Calvarial Metastases

Calvarial metastases tend to have aggressive features on MR imaging including ill defined margins, multiplicity, bony erosion/invasion, and seeding of the meninges. The most common primary malignancies to cause skull metastases are breast, lung, and prostate cancer.

The above T1W pre- and post contrast sagittal images demonstrate a large, lobulated calvarial lesion which enhances with contrast. This was found to be a metastatic focus in a patient with thyroid carcinoma.  

Nemeth AJ, Henson JW, Mullins ME, et al. Improved detection of skull metastasis with diffusion-weighted MR imaging. AJNR Am J Neuroradiol 2007;28:1088-92.
Nguyen BD, McNaughton D. AJR teaching file: nuclear imaging of a tender skull mass. Am J Roentgenol 2007;189(6):S61-3.

Wednesday, February 6, 2013

Grade 1 Renal Injury

Axial image from a CECT obtained as part of a trauma work up demonstrates a crescentic collection inseparable from the right kidney, with mass effect on the renal parenchyma, containing regions of high attenuation. The right renal parenchyma enhances homogeneously. Findings are compatible with a subcapsular hematoma which falls under the spectrum of Grade 1 renal injuries, previously discussed here.

Harris AC, Zwirewich CV, Lyburn ID, et al. CT findings in blunt renal trauma. Radiographics 2001;21:S201-14.

Friday, February 1, 2013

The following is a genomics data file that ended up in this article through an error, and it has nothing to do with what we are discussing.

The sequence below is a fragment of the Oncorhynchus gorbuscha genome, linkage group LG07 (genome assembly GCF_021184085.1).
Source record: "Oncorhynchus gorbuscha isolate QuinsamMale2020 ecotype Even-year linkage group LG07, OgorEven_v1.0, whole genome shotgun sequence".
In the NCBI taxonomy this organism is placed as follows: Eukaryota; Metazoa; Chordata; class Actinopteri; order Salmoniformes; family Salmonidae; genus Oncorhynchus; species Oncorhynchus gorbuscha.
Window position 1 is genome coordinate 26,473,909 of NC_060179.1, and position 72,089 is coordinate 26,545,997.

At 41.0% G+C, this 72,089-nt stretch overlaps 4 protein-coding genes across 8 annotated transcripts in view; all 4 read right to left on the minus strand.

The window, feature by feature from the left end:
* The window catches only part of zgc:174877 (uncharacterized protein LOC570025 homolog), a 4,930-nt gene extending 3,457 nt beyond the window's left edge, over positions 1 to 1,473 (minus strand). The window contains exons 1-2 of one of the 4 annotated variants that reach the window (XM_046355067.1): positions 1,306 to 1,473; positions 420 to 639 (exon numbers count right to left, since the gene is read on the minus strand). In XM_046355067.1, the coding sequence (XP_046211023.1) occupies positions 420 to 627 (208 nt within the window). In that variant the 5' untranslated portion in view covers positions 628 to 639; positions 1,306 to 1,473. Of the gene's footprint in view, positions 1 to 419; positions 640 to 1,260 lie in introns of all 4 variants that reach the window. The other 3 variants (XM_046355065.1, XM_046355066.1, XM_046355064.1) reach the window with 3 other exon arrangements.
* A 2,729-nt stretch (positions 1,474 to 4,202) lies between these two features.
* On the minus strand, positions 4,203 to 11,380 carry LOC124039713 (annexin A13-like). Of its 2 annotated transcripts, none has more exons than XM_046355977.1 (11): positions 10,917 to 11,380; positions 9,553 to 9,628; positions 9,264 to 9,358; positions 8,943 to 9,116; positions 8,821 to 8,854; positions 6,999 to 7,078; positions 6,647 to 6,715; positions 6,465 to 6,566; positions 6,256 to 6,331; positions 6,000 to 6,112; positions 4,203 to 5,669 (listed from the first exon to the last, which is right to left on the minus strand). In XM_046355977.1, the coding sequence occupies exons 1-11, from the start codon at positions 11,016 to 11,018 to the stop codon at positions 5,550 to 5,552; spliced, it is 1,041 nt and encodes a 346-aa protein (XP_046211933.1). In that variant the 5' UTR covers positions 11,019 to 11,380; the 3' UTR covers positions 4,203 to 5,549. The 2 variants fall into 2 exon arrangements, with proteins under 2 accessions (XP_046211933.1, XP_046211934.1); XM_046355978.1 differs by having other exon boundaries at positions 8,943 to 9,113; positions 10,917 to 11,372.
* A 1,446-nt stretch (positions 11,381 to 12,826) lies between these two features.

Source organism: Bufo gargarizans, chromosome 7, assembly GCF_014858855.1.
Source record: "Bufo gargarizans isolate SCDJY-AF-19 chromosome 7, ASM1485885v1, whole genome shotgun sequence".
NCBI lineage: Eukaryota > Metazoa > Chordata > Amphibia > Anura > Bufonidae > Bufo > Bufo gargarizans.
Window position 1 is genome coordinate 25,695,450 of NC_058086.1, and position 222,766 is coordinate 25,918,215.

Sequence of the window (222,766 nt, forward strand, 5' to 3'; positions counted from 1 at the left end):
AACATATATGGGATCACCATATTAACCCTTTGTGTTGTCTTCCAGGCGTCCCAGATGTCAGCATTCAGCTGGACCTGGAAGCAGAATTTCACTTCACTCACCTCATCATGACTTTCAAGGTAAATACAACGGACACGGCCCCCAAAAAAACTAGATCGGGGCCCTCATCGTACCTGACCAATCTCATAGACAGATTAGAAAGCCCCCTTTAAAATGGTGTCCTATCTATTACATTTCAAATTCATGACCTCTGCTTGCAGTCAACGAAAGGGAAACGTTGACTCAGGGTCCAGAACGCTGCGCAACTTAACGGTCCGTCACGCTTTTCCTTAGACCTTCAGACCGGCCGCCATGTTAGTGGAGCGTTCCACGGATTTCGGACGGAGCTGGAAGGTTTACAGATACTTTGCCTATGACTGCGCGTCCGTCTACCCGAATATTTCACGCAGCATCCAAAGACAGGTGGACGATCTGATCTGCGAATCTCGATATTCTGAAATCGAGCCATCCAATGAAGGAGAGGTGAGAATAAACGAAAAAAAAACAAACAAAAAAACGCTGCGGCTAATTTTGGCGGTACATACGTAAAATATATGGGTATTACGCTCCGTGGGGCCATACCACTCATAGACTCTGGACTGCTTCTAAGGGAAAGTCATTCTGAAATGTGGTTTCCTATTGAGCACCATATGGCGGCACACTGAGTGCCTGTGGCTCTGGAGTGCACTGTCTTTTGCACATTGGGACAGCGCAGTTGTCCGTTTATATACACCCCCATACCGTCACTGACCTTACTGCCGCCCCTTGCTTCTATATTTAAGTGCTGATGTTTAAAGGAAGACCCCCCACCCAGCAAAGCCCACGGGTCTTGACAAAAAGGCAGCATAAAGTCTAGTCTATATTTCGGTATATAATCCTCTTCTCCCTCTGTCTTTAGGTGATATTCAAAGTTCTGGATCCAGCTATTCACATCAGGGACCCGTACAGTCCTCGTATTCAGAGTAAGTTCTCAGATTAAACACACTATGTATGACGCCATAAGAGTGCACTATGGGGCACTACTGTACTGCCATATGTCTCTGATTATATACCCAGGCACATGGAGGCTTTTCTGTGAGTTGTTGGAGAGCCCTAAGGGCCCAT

Osteochondritis Dissecans Revisited

Coronal and sagittal T1 and T2WI demonstrate curvilinear low signal intensity in the medial femoral condyle on T1WI with high signal on the corresponding T2WI. Findings are consistent with osteochondritis dissecans previously discussed here.

Tuesday, January 29, 2013

Iatrogenic Pneumocephalus

Axial NECT images from a female patient who presented with a headache 6 hours post partum demonstrate air outlining the anterior horns of the lateral ventricles. The patient received epidural anesthesia during labor which is the most likely cause of this imaging appearance.

Zak IT, Dulai HS, Kish KK. Imaging of neurologic disorders associated with pregnancy and the post partum period. Radiographics 2007;27:95-108.

Monday, January 28, 2013

Causes of UPJ Obstruction

  • Abnormality of collagen muscle causing stenosis at the UPJ
  • High ureteral insertion
  • Aberrant crossing renal vessels: arteries/vein at the renal hilum crossing anterior or posterior to the ureter can cause obstruction
  • Failure of recanalization of the ureter (considered less likely)
  • Presence of valves/kinks (considered less likely)
  • Vesicoureteral reflux
  • Stricture or stenosis secondary to trauma, recurrent infection, instrumentation, calculi
  • Neoplasm: benign (polyp) or malignant (transitional cell, squamous cell)

Lawler LP, Jarret TW, Corl FM, Fishman EK. Adult ureteropelvic junction obstruction: insights with three-dimensional multi-detector row CT. Radiographics 2005;25:121-34.

Friday, January 25, 2013

Focal Nodular Hyperplasia in the Caudate Lobe